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The following questions seem related to the still open question whether there is a point(s) whose distances from the 4 corners of a unit square are all rational.

  1. To cut a unit square into n (a finite number) triangles with all sides of rational length. For which values of n can it be done if at all?

  2. To cut a unit square into n right triangles with all sides of rational length. For which values of n can it be done, if at all?

Remark: If one can find a finite set of 'Pythagorean rectangles' (rectangles whose sides and diagonal are all integers) that together tile some square (of integer side), that would answer this question.

3.To cut a unit square into n isosceles triangles with all sides of rational length. For which values of n can it be done, if at all?

Now, one can add the requirement of mutual non-congruence of all pieces to all these questions. Further, one can demand rationality of area of pieces or replace the unit square with other shapes (including asking for a triangulation of the entire plane into mutually non-congruent triangles all with finite length rational length sides)...

Note: From what has been shown by Yaakov Baruch in the discussion below, cutting the unit square into mutually non-congruent rational sided-right triangles can be done for all n>=4. Indeed, he has shown n=4 explicitly; for higher n, one can go from m non-congruent pieces to m+1 pieces by recursively cutting any of the m right triangular pieces n by joining its right angle to the hypotenuse to cut it into two smaller and mutually similar but non-congruent pieces. That basically settles questions 1 and 2 - the non-congruent pieces case. However, if we need all pieces to be non-congruent and non-similar, the n=4 answer has no obvious generalization to higher n.

References: 1. https://nandacumar.blogspot.com/2016/06/non-congruent-tiling-ongoing-story.html?m=1

  1. On dissecting a triangle into another triangle
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    $\begingroup$ Why stop there, and not ask for all ways to cut arbitrary shapes into an arbitrary number of other arbitrary shapes with arbitrary conditions on arbitrary numerical invariants of the shapes? $\endgroup$ Feb 3 '20 at 21:06
  • $\begingroup$ There are questions on point sets where all or maximally many distances have to be rational. Here the attempt was to think of a family of questions that apply rationality of distances only locally - only sides of each single piece need to be rational; the rest of the distances are free. $\endgroup$ Feb 4 '20 at 4:17
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    $\begingroup$ 2. You can cut a square into 12 $1/3\times1/4$ rectangles, each of which can be bisected by a diagonal into 2 rational triangles; $n=24$ here. You can then merge some adjacent triangles to form larger triangles and reduce $n$ for both 1. and 2. $\endgroup$ Feb 4 '20 at 9:11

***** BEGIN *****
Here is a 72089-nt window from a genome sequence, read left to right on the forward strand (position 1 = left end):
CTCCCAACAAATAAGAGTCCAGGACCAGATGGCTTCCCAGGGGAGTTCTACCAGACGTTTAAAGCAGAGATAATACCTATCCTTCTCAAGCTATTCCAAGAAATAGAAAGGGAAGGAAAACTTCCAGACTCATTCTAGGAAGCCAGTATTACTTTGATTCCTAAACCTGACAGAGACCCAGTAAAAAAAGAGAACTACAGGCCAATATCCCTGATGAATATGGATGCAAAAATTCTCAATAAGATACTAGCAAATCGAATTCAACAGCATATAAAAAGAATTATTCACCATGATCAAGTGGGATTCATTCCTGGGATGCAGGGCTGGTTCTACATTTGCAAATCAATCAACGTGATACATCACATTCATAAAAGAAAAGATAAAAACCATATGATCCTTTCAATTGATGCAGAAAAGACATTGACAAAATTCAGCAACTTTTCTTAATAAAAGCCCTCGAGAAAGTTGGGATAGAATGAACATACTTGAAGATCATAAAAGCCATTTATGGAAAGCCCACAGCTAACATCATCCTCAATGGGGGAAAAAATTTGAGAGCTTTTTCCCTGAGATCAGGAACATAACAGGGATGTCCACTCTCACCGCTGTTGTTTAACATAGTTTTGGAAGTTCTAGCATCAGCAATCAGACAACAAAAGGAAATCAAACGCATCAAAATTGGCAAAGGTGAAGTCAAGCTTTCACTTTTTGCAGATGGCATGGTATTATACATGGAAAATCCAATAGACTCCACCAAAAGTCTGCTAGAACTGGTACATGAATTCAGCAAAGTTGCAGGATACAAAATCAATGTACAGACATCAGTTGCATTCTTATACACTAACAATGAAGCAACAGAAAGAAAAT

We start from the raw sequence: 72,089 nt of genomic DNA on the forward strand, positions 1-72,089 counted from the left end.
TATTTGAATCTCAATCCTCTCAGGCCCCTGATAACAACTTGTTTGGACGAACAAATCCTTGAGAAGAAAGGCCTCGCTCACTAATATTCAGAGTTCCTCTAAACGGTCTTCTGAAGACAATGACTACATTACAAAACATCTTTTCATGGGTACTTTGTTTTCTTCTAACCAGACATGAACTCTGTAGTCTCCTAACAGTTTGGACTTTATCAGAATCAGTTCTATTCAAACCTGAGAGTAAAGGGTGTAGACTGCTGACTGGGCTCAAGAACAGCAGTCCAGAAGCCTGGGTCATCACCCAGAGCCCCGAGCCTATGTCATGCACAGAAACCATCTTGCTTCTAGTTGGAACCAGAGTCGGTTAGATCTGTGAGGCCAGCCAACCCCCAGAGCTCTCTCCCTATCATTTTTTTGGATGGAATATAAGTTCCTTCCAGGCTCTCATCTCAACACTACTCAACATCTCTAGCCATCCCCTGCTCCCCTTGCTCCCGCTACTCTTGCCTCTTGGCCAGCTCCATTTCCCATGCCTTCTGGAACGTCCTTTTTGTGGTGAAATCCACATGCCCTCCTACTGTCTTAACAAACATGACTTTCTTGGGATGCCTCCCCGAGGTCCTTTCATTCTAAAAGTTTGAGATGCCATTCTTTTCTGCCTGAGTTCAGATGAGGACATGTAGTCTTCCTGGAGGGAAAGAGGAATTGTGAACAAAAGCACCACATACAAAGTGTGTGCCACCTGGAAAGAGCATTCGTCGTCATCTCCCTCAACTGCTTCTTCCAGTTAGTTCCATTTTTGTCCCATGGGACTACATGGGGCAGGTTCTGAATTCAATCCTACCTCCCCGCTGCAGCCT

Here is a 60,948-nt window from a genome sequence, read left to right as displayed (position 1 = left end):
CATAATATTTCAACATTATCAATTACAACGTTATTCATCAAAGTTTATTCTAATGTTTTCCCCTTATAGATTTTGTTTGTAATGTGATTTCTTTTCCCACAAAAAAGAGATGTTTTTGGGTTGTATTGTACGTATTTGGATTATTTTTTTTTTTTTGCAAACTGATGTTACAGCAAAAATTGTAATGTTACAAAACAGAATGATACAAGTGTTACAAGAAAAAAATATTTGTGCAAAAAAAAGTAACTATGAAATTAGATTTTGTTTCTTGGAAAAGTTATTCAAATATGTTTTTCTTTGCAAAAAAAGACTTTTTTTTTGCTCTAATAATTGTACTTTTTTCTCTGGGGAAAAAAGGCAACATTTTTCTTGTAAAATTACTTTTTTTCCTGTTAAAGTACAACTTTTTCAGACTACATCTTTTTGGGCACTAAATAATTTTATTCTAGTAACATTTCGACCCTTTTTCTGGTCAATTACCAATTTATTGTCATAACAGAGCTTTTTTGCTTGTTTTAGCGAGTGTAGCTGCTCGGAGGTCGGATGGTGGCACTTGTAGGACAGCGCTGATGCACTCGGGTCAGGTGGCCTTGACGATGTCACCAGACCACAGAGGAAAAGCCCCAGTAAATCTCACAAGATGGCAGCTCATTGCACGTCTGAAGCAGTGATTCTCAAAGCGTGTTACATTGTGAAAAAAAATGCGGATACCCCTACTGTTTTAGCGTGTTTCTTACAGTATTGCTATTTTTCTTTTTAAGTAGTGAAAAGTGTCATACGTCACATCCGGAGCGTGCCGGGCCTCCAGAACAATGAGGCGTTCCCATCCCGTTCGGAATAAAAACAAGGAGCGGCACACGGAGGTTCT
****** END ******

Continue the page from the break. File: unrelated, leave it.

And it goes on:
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    $\begingroup$ As for $n=4$, one can split a $360\times 360$ square into 3 right triangles along the perimeter (360-224-424, 360-105-375, 255-136-289) and a middle triangle (375-289-424). $\endgroup$ Feb 4 '20 at 11:34
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    $\begingroup$ @YaakovBaruch, those are worth putting in an answer $\endgroup$
    – Matt F.
    Feb 4 '20 at 12:17
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@YaakovBaruch's beautiful construction for $n=4$:


          SquarePartition


Edit by Yaakov Baruch. A partition with 8 isoceles triangles (I'm sure not minimal): 8 isoceles

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    $\begingroup$ So the triangles are (8-15-17) * 17, (7-24-25) * 15, and (28-45-53) * 8. That's the first time I remember seeing 28-45-53. $\endgroup$
    – Matt F.
    Feb 4 '20 at 13:17
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    $\begingroup$ Drawing heights in right triangles splits them to produce solutions for $n\ge 5$ too. $\endgroup$ Feb 4 '20 at 13:47
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    $\begingroup$ (It's always amazing what mathematicians find beautiful...) $\endgroup$ Feb 4 '20 at 13:58
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    $\begingroup$ Searching around the internet I see here that the rational distance problem is known to not have solutions on the square's boundary. So that rules out dissections for $n=3$. $\endgroup$ Feb 4 '20 at 14:25
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    $\begingroup$ Notice that the middle triangle has rational area, since the other 3 do and the tota areal is 1; any height of the middle triangle therefore splits it into rational ones (as the sum of 2 square roots is only rational if both roots are). $\endgroup$ Feb 5 '20 at 8:11

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